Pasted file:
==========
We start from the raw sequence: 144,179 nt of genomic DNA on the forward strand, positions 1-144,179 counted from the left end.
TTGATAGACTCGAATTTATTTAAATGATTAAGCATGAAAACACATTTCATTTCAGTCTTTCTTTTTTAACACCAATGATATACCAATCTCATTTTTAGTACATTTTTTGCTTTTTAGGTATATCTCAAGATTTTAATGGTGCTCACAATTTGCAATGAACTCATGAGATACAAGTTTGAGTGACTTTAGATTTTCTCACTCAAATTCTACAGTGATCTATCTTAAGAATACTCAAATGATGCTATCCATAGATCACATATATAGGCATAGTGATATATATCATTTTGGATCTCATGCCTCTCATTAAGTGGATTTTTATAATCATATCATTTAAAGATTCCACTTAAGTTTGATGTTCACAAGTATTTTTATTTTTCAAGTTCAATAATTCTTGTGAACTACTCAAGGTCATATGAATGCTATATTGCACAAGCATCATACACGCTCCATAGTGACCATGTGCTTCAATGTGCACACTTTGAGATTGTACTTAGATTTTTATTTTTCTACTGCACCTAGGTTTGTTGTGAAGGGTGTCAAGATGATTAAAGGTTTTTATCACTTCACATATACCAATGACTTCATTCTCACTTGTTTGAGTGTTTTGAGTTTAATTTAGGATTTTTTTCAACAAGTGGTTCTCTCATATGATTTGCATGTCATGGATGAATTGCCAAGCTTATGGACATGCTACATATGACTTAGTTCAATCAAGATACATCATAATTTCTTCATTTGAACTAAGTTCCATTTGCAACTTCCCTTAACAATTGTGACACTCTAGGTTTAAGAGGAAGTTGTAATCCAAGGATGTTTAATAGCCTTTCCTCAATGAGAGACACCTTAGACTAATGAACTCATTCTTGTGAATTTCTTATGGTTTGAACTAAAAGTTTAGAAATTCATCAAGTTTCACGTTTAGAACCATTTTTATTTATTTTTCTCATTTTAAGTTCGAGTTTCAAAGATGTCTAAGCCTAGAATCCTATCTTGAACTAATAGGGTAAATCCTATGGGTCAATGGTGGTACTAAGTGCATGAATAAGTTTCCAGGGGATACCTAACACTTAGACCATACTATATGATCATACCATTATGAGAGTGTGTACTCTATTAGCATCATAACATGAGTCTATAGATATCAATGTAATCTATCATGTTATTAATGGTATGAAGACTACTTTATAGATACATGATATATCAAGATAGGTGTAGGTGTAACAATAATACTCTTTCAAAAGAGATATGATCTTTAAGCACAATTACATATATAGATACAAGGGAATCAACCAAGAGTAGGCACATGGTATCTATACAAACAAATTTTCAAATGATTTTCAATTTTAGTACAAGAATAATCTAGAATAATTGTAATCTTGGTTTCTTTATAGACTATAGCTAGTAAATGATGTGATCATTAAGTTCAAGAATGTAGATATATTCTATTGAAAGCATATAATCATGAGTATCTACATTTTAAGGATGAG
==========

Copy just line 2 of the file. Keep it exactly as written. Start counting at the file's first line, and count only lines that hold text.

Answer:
TTGATAGACTCGAATTTATTTAAATGATTAAGCATGAAAACACATTTCATTTCAGTCTTTCTTTTTTAACACCAATGATATACCAATCTCATTTTTAGTACATTTTTTGCTTTTTAGGTATATCTCAAGATTTTAATGGTGCTCACAATTTGCAATGAACTCATGAGATACAAGTTTGAGTGACTTTAGATTTTCTCACTCAAATTCTACAGTGATCTATCTTAAGAATACTCAAATGATGCTATCCATAGATCACATATATAGGCATAGTGATATATATCATTTTGGATCTCATGCCTCTCATTAAGTGGATTTTTATAATCATATCATTTAAAGATTCCACTTAAGTTTGATGTTCACAAGTATTTTTATTTTTCAAGTTCAATAATTCTTGTGAACTACTCAAGGTCATATGAATGCTATATTGCACAAGCATCATACACGCTCCATAGTGACCATGTGCTTCAATGTGCACACTTTGAGATTGTACTTAGATTTTTATTTTTCTACTGCACCTAGGTTTGTTGTGAAGGGTGTCAAGATGATTAAAGGTTTTTATCACTTCACATATACCAATGACTTCATTCTCACTTGTTTGAGTGTTTTGAGTTTAATTTAGGATTTTTTTCAACAAGTGGTTCTCTCATATGATTTGCATGTCATGGATGAATTGCCAAGCTTATGGACATGCTACATATGACTTAGTTCAATCAAGATACATCATAATTTCTTCATTTGAACTAAGTTCCATTTGCAACTTCCCTTAACAATTGTGACACTCTAGGTTTAAGAGGAAGTTGTAATCCAAGGATGTTTAATAGCCTTTCCTCAATGAGAGACACCTTAGACTAATGAACTCATTCTTGTGAATTTCTTATGGTTTGAACTAAAAGTTTAGAAATTCATCAAGTTTCACGTTTAGAACCATTTTTATTTATTTTTCTCATTTTAAGTTCGAGTTTCAAAGATGTCTAAGCCTAGAATCCTATCTTGAACTAATAGGGTAAATCCTATGGGTCAATGGTGGTACTAAGTGCATGAATAAGTTTCCAGGGGATACCTAACACTTAGACCATACTATATGATCATACCATTATGAGAGTGTGTACTCTATTAGCATCATAACATGAGTCTATAGATATCAATGTAATCTATCATGTTATTAATGGTATGAAGACTACTTTATAGATACATGATATATCAAGATAGGTGTAGGTGTAACAATAATACTCTTTCAAAAGAGATATGATCTTTAAGCACAATTACATATATAGATACAAGGGAATCAACCAAGAGTAGGCACATGGTATCTATACAAACAAATTTTCAAATGATTTTCAATTTTAGTACAAGAATAATCTAGAATAATTGTAATCTTGGTTTCTTTATAGACTATAGCTAGTAAATGATGTGATCATTAAGTTCAAGAATGTAGATATATTCTATTGAAAGCATATAATCATGAGTATCTACATTTTAAGGATGAG